By Lee Wen Ling & Sukhraj Singh Dhaliwal (BAC Apprentices)
"You hear that Mr. Anderson? That is the sound of inevitability!" (Agent Smith, The Matrix)
It is undeniable that Hollywood films have heavily impacted our general conception of what Artificial Intelligence (AI) is. From broadcasting eccentric villains like Agent Smith to instrumental robots such as Wall-E, it would not be odd for a person from the era where typewriters were “king” to think that the revolutionisation of AI, particularly in the legal industry would seem plausible. Nonetheless, to quote Mr. Spock from Star Trek, “change is the essential process of all existence.” But has it ever occurred to you how AI could ever penetrate the boundaries of this manually dominated legal sector? Is the legal sector prepared to embrace this inevitable change?
What is AI?
Before divulging into the impact of AI in the legal profession, it is first crucial to define it, and no it does not bear any resemblance to a suited, walking and talking robot like in The Terminator.
A more apt definition would perhaps be in the realm of “cognitive computing”. Simply put, AI refers to the simulation of human intelligence and automation demonstrated by a machine through a computer program. Much like how email transformed the way we do business, AI has unknowingly penetrated all levels of society, leveraging computers and machines to mimic the problem-solving and decision-making capabilities of the human mind, and its recent explosion possibly be attributed to the chatbot Eugene Goostman that successfully passed the Turing Test in 2012, roughly 60 years after Alan Turing created the Turing Test.
AI in the legal profession?
Now, your next thought would probably be, how do law firms incorporate AI? The answer essentially lies in these key areas:
The significance of legal research remains unchanged to date and it is not as straightforward as asking Alexa or Siri about the weather. The conundrums often faced by lawyers during legal research often boil down to; the inability to complete tasks under time constraint, which leads to the lack of confidence and accuracy in their results.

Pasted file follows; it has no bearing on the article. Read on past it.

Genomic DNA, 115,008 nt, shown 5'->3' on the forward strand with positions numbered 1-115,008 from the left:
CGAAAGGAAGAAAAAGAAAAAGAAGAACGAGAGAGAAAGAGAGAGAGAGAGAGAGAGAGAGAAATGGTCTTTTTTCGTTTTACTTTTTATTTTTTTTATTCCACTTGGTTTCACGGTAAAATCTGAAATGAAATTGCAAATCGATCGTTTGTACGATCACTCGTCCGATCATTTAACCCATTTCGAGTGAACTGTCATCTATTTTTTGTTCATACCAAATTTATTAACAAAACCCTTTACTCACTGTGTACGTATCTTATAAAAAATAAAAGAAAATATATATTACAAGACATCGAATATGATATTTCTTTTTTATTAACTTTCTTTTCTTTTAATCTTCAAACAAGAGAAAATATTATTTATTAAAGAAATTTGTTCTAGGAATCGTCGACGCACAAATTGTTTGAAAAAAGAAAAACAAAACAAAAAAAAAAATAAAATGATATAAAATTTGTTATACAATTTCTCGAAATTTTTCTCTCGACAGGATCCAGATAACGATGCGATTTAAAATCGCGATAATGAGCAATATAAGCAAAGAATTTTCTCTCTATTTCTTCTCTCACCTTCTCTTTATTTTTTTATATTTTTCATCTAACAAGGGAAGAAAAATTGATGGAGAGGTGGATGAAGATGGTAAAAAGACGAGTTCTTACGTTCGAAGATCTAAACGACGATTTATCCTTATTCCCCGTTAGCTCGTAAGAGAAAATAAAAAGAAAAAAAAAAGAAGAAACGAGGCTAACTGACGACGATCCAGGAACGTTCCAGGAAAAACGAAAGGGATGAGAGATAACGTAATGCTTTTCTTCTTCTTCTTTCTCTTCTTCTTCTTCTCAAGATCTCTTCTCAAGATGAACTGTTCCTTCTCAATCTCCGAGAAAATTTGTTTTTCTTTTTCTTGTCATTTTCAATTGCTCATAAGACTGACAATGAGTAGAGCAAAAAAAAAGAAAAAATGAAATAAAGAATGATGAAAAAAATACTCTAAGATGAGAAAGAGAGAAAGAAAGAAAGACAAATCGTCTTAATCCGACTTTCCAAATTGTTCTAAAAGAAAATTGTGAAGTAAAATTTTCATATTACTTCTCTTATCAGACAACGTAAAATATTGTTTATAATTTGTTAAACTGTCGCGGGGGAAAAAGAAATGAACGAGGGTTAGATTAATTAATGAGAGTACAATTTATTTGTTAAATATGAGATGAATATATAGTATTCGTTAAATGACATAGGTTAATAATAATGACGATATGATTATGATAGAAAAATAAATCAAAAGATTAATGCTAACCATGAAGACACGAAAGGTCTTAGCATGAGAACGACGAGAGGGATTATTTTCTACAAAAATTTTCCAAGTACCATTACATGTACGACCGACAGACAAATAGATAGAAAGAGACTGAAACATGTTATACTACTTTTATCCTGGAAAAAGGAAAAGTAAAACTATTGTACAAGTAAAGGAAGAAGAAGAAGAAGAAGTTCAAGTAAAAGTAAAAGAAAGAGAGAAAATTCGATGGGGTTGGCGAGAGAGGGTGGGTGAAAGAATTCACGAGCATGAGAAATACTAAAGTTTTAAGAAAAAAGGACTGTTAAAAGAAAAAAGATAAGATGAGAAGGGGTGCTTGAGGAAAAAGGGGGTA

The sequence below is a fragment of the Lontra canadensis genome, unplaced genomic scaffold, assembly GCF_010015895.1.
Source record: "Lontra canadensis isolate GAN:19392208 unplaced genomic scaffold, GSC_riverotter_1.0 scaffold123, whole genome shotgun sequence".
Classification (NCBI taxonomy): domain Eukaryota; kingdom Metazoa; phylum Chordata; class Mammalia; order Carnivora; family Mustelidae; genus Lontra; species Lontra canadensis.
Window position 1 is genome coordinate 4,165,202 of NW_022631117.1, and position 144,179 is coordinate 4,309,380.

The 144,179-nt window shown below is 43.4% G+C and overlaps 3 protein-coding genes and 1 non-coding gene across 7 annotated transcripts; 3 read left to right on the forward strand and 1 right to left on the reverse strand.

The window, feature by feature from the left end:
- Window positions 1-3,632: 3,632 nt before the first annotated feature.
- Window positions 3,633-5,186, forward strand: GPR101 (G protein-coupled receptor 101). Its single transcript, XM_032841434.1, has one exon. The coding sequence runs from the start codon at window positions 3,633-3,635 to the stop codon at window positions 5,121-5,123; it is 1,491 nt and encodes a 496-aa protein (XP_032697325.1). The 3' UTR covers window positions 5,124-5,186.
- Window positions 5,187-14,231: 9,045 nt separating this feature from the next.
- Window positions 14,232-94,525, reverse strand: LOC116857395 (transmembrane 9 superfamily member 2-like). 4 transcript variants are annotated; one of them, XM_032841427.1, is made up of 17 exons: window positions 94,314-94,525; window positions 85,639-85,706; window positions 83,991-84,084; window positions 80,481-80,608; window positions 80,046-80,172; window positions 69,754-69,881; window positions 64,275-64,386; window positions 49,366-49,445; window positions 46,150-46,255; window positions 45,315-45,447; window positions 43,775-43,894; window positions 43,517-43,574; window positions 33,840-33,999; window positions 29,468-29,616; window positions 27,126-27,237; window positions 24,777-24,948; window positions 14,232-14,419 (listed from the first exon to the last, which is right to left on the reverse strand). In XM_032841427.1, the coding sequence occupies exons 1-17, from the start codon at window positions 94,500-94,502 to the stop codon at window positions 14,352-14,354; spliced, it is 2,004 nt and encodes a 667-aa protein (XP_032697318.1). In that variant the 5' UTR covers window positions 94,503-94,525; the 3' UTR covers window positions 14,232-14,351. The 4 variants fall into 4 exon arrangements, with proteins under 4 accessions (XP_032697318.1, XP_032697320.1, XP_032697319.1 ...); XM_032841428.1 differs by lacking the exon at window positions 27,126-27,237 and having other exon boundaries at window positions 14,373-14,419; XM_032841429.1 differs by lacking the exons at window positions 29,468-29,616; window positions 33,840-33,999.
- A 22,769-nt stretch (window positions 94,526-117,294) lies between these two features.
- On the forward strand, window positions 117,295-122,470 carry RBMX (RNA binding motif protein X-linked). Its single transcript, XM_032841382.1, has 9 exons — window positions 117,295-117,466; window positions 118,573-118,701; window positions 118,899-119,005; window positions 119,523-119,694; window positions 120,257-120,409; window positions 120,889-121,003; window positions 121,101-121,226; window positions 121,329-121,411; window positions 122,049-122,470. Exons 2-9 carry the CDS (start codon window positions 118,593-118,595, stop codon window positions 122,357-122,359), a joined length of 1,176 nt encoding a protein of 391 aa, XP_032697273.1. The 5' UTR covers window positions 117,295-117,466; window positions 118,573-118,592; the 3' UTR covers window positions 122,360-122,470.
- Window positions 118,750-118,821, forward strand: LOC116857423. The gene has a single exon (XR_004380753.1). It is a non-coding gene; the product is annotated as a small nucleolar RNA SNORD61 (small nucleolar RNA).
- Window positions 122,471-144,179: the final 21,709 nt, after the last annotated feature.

Hence, legal automation would supersede the most tedious aspect of legal work, and streamline, progress, and manage tasks which subsequently would achieve optimum productivity without incurring significant costs.
Similarly to how lawyers today are impressed by the online legal research services such as LexisNexis and Westlaw, they would most certainly be amazed by the legal research services designed for the future by AI.
In this era of technological advancement, the legal industry is intensely trying to transform and adapt to new technologies. The adoption of AI systems highlights the ability of having alternative business structures as law firms and lawyers are no longer the only channels for the general public to obtain legal services. For instance, the advent of DoNotPay (world’s first robot lawyer) provides free legal support by assisting old drivers in London and New York in challenging their parking tickets. Its legal support was broadened to other areas such as asylum application and landlord contract violation, and attained the ability to determine whether the user has a locus standi to sue. As such, clients can access these consultations and other legal services remotely at any time without incurring a significant cost.
Merger and Acquisition (M&A) lawyers have often been exposed to the lengthy process of due diligence as they are required to peruse almost thousands of documents in order to identify the risks associated with the company to be acquired. The utilisation of AI such as KiraSystems would assist law firms/lawyers by extracting and capturing important provisions in a contract as they claim it cuts down costs of law firms by about 90% and reduces contract review and approval time by about 80%. Some AI like LawGeex also provides the ability to review contract documents individually which in turn reduces errors in analysing risk in non-disclosure agreements. According to studies, utilising AI in reviewing contracts increases accuracy to about 94% in a short span of time.
Reception of AI in the legal sector
Despite the above mentioned points, countries such as Malaysia have not been highly receptive towards these technological implementations as there have been growing concerns that the implementation of AI in the legal sector may cause unemployment with the system rendering lawyers obsolete. As reported by Deloitte, an estimated 100,000 legal jobs will be automated by 2036 due to AI.
There are also growing concerns of the presence of algorithm bias underpinning the AI as these learning systems essentially operate by the data they are being fed with (Susan Nevelow Mart). There are also potential concerns regarding significant data privacy and cybersecurity violations which may occur due to the usage of massive quantities of data by AI systems. Not to mention, the inability for AI to consider moral values and emotional aspects of clients during the legal process may be a stumbling block for its utilisation.
Nonetheless, AI without a doubt is set to be a game changer in this 21st century and will be thriving more in the near future as several transformations are ongoing to overcome its limitations. It is now time for the legal profession as a whole to embrace this inevitable change!